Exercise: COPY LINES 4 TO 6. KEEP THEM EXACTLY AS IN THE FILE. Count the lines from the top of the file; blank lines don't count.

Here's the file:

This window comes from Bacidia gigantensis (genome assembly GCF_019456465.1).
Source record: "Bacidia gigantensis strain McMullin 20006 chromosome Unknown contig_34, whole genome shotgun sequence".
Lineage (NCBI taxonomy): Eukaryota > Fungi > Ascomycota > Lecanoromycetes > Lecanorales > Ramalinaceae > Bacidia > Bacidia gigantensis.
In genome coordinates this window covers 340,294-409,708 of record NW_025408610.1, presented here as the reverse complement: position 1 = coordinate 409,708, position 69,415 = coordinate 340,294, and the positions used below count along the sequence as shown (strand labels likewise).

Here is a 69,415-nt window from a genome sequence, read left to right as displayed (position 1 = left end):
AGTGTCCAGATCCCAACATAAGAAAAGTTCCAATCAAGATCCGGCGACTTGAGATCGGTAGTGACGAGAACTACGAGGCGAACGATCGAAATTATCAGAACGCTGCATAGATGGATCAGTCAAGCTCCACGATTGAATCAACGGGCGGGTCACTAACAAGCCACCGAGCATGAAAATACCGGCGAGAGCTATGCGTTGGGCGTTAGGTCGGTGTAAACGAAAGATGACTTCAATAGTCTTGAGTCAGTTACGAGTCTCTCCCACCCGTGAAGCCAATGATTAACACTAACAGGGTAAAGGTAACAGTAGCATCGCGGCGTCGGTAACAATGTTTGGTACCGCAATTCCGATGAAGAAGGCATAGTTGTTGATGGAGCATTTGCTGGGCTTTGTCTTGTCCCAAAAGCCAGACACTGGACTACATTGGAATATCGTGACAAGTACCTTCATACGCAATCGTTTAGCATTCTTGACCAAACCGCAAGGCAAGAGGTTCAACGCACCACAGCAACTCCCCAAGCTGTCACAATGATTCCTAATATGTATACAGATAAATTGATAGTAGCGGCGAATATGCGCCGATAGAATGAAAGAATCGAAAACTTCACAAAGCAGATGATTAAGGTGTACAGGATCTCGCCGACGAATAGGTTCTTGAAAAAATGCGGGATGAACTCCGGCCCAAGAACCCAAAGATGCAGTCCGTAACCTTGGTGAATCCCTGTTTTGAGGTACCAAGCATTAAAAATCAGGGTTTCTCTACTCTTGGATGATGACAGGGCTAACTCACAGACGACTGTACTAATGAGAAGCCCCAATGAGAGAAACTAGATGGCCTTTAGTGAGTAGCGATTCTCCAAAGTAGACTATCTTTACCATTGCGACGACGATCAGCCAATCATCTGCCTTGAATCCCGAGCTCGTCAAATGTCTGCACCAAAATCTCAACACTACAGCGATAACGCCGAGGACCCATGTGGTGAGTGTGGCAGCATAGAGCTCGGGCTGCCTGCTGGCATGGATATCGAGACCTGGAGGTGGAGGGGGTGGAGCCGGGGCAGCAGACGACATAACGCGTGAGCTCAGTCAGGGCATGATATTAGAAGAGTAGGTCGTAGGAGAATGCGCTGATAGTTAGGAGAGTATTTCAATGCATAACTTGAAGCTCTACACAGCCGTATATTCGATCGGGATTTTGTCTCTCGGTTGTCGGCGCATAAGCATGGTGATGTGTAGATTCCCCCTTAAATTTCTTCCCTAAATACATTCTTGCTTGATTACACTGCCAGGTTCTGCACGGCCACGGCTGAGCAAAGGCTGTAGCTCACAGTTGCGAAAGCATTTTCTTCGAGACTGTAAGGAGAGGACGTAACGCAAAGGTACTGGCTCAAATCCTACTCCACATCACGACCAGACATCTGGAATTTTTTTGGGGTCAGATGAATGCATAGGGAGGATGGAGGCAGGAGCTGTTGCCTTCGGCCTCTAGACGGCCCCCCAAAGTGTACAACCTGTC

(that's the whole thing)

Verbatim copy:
In genome coordinates this window covers 340,294-409,708 of record NW_025408610.1, presented here as the reverse complement: position 1 = coordinate 409,708, position 69,415 = coordinate 340,294, and the positions used below count along the sequence as shown (strand labels likewise).

Here is a 69,415-nt window from a genome sequence, read left to right as displayed (position 1 = left end):
AGTGTCCAGATCCCAACATAAGAAAAGTTCCAATCAAGATCCGGCGACTTGAGATCGGTAGTGACGAGAACTACGAGGCGAACGATCGAAATTATCAGAACGCTGCATAGATGGATCAGTCAAGCTCCACGATTGAATCAACGGGCGGGTCACTAACAAGCCACCGAGCATGAAAATACCGGCGAGAGCTATGCGTTGGGCGTTAGGTCGGTGTAAACGAAAGATGACTTCAATAGTCTTGAGTCAGTTACGAGTCTCTCCCACCCGTGAAGCCAATGATTAACACTAACAGGGTAAAGGTAACAGTAGCATCGCGGCGTCGGTAACAATGTTTGGTACCGCAATTCCGATGAAGAAGGCATAGTTGTTGATGGAGCATTTGCTGGGCTTTGTCTTGTCCCAAAAGCCAGACACTGGACTACATTGGAATATCGTGACAAGTACCTTCATACGCAATCGTTTAGCATTCTTGACCAAACCGCAAGGCAAGAGGTTCAACGCACCACAGCAACTCCCCAAGCTGTCACAATGATTCCTAATATGTATACAGATAAATTGATAGTAGCGGCGAATATGCGCCGATAGAATGAAAGAATCGAAAACTTCACAAAGCAGATGATTAAGGTGTACAGGATCTCGCCGACGAATAGGTTCTTGAAAAAATGCGGGATGAACTCCGGCCCAAGAACCCAAAGATGCAGTCCGTAACCTTGGTGAATCCCTGTTTTGAGGTACCAAGCATTAAAAATCAGGGTTTCTCTACTCTTGGATGATGACAGGGCTAACTCACAGACGACTGTACTAATGAGAAGCCCCAATGAGAGAAACTAGATGGCCTTTAGTGAGTAGCGATTCTCCAAAGTAGACTATCTTTACCATTGCGACGACGATCAGCCAATCATCTGCCTTGAATCCCGAGCTCGTCAAATGTCTGCACCAAAATCTCAACACTACAGCGATAACGCCGAGGACCCATGTGGTGAGTGTGGCAGCATAGAGCTCGGGCTGCCTGCTGGCATGGATATCGAGACCTGGAGGTGGAGGGGGTGGAGCCGGGGCAGCAGACGACATAACGCGTGAGCTCAGTCAGGGCATGATATTAGAAGAGTAGGTCGTAGGAGAATGCGCTGATAGTTAGGAGAGTATTTCAATGCATAACTTGAAGCTCTACACAGCCGTATATTCGATCGGGATTTTGTCTCTCGGTTGTCGGCGCATAAGCATGGTGATGTGTAGATTCCCCCTTAAATTTCTTCCCTAAATACATTCTTGCTTGATTACACTGCCAGGTTCTGCACGGCCACGGCTGAGCAAAGGCTGTAGCTCACAGTTGCGAAAGCATTTTCTTCGAGACTGTAAGGAGAGGACGTAACGCAAAGGTACTGGCTCAAATCCTACTCCACATCACGACCAGACATCTGGAATTTTTTTGGGGTCAGATGAATGCATAGGGAGGATGGAGGCAGGAGCTGTTGCCTTCGGCCTCTAGACGGCCCCCCAAAGTGTACAACCTGTC